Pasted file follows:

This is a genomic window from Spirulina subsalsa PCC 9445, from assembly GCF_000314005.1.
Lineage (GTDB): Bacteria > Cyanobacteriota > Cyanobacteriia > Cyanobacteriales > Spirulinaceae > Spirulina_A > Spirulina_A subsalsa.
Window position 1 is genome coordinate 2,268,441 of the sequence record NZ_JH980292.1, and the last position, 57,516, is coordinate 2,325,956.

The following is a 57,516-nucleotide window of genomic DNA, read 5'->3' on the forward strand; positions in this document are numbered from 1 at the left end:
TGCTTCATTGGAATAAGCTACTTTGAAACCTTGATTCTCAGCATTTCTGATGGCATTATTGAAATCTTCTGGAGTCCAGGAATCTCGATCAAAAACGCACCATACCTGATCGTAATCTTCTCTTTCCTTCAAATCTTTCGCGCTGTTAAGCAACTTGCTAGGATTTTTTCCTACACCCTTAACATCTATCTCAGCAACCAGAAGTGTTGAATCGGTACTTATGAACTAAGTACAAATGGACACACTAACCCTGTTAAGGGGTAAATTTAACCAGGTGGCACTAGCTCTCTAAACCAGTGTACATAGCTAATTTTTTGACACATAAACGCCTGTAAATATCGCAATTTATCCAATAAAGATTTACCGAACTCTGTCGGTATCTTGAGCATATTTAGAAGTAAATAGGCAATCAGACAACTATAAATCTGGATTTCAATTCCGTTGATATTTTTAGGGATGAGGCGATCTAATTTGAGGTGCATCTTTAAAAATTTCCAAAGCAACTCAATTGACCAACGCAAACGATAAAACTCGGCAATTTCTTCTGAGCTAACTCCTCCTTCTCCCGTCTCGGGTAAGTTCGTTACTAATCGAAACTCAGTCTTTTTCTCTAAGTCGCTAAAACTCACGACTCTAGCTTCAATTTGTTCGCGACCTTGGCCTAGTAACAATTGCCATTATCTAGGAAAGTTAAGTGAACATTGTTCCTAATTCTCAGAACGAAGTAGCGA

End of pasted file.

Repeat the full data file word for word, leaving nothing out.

This is a genomic window from Spirulina subsalsa PCC 9445, from assembly GCF_000314005.1.
Lineage (GTDB): Bacteria > Cyanobacteriota > Cyanobacteriia > Cyanobacteriales > Spirulinaceae > Spirulina_A > Spirulina_A subsalsa.
Window position 1 is genome coordinate 2,268,441 of the sequence record NZ_JH980292.1, and the last position, 57,516, is coordinate 2,325,956.

The following is a 57,516-nucleotide window of genomic DNA, read 5'->3' on the forward strand; positions in this document are numbered from 1 at the left end:
TGCTTCATTGGAATAAGCTACTTTGAAACCTTGATTCTCAGCATTTCTGATGGCATTATTGAAATCTTCTGGAGTCCAGGAATCTCGATCAAAAACGCACCATACCTGATCGTAATCTTCTCTTTCCTTCAAATCTTTCGCGCTGTTAAGCAACTTGCTAGGATTTTTTCCTACACCCTTAACATCTATCTCAGCAACCAGAAGTGTTGAATCGGTACTTATGAACTAAGTACAAATGGACACACTAACCCTGTTAAGGGGTAAATTTAACCAGGTGGCACTAGCTCTCTAAACCAGTGTACATAGCTAATTTTTTGACACATAAACGCCTGTAAATATCGCAATTTATCCAATAAAGATTTACCGAACTCTGTCGGTATCTTGAGCATATTTAGAAGTAAATAGGCAATCAGACAACTATAAATCTGGATTTCAATTCCGTTGATATTTTTAGGGATGAGGCGATCTAATTTGAGGTGCATCTTTAAAAATTTCCAAAGCAACTCAATTGACCAACGCAAACGATAAAACTCGGCAATTTCTTCTGAGCTAACTCCTCCTTCTCCCGTCTCGGGTAAGTTCGTTACTAATCGAAACTCAGTCTTTTTCTCTAAGTCGCTAAAACTCACGACTCTAGCTTCAATTTGTTCGCGACCTTGGCCTAGTAACAATTGCCATTATCTAGGAAAGTTAAGTGAACATTGTTCCTAATTCTCAGAACGAAGTAGCGA